Today, resilience has a much broader meaning. For researchers and professionals working with kids, it’s not just about “bouncing back.” It’s about “bouncing forward.” Resilience doesn’t just mean getting back to normal after facing a difficult situation. It means learning from the process in order to become stronger and better at tackling the next challenge.

It’s not limited to tragedies or major life events, either. Resilience applies to more common struggles too. In fact, when kids respond to any type of challenge—including trouble with learning—it creates an opportunity to bounce forward. It helps them learn coping skills and how to find solutions to problems.

For instance, if a child falls off her bicycle after hitting a rock in the road, she may become more careful about watching for obstacles. If she does poorly on a test, she may work to improve her study skills.

Using everyday setbacks to explore new and better ways to approach things helps all kids. But it can be even more valuable for kids with learning and attention issues. It creates opportunities for them to build key skills for working on weaknesses and gaining new strengths.

Learning from setbacks can empower kids with learning and attention issues. It can help them build self-awareness and self-advocacy skills. It can also help them develop new strategies and tools for solving problems. And it can boost their motivation and self-esteem.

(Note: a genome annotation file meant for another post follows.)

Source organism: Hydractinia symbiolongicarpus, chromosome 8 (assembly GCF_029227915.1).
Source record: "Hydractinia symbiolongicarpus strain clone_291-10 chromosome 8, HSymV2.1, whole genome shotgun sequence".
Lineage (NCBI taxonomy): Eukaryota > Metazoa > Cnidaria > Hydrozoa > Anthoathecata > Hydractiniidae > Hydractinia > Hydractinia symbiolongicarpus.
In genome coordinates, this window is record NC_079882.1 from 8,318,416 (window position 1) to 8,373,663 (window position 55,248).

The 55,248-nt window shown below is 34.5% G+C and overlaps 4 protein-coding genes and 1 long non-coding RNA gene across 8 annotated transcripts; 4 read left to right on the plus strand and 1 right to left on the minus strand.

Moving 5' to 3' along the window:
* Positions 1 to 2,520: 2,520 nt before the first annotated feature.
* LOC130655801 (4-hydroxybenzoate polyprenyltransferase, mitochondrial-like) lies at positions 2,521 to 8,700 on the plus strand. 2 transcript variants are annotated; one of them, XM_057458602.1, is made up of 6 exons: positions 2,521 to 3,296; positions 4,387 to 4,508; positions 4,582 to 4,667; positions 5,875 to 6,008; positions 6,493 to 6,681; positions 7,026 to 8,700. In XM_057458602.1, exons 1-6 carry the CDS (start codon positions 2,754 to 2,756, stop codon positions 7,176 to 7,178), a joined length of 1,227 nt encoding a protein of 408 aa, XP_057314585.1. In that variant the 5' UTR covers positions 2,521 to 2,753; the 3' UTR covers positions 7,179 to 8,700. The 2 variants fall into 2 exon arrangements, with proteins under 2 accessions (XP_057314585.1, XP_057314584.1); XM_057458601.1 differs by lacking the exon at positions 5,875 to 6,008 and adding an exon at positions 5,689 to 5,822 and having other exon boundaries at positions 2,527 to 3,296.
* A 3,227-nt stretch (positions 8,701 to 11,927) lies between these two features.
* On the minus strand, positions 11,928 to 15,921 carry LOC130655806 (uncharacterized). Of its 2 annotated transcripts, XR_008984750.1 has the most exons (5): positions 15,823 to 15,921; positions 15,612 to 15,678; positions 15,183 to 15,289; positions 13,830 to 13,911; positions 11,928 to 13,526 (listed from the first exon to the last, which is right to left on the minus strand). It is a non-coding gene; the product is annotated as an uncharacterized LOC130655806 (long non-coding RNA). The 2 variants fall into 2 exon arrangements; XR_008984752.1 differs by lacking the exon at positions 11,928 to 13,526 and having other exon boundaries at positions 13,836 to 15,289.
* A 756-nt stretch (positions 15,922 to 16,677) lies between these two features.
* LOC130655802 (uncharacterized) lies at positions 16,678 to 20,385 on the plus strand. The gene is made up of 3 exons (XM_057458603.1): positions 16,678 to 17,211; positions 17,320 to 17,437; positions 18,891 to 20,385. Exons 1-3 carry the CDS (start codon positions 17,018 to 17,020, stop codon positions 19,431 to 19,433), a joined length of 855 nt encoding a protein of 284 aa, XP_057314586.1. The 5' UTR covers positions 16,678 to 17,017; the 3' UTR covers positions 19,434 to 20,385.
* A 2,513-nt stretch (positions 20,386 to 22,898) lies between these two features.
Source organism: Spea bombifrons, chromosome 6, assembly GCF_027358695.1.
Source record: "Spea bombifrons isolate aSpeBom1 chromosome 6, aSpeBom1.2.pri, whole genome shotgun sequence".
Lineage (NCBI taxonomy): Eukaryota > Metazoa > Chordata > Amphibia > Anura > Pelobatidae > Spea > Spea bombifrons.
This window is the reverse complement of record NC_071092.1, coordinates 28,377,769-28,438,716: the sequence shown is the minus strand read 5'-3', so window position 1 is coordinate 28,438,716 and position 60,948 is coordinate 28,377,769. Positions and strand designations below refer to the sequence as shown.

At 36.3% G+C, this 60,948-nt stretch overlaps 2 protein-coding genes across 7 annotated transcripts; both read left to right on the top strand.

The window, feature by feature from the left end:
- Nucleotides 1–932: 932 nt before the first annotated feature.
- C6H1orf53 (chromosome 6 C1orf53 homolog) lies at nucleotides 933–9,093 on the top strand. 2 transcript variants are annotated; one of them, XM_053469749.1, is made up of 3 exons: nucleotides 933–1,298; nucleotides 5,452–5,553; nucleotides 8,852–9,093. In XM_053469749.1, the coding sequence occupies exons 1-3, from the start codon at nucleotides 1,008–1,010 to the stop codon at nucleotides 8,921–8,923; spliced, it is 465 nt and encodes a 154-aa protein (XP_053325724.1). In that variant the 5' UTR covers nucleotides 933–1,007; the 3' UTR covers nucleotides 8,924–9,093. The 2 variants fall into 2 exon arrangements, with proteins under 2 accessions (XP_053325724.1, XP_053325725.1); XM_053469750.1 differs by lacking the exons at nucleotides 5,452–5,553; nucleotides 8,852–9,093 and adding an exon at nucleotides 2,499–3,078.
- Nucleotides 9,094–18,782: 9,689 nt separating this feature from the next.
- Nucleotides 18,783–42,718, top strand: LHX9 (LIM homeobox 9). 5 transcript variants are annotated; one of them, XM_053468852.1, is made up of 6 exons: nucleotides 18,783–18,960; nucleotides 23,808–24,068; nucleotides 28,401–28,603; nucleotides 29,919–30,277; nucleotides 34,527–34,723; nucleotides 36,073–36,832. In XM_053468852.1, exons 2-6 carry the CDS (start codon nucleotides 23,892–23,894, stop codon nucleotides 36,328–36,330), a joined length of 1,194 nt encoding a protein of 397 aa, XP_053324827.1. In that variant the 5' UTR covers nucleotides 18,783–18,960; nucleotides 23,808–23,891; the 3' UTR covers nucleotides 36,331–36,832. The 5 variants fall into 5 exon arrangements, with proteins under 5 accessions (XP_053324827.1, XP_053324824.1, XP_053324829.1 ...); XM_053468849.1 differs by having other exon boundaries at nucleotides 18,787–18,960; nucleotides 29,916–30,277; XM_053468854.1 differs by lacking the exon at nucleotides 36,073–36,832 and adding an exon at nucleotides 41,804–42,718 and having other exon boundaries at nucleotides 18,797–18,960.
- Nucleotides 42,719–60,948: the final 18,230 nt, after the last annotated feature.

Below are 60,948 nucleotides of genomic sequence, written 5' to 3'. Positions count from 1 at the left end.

Helping Your Child Develop Resilience

Resilience was once thought of as a character trait that was more or less set in stone. But professionals now view it as a skill that can be actively taught. The key to resilience is mindset: how we think about whatever challenge we’re facing.

Teaching resilience to kids involves preparing them for challenges. That includes reflecting on how they handled them and discussing other solutions to the problem.

Here are some ways to help your child with learning and attention issues build resilience:

Expose her to challenges. Your child can’t learn if she doesn’t have the chance to do things that are difficult—and perhaps fail at them. Find everyday situations where she’ll need to work things out on her own, try different strategies and persist even when things get tough.

The playground can be a great spot for this. Struggling to get across the monkey bars or working with other kids to build a bridge across a stream are both learning opportunities.

Don’t jump in to fix things. When things aren’t going well, your child may need your support. But that doesn’t mean solving the problem for her. Give your child guidance. But also allow her space to find her own solutions and strategies before jumping in with yours. A certain amount of frustration can lead to positive results, which can help build persistence.

Let consequences do some of the teaching. When kids do something that results in a negative outcome, it can feel defeating. But it can also motivate them to change. Negative experiences can lead them to find strategies that lead to positive outcomes.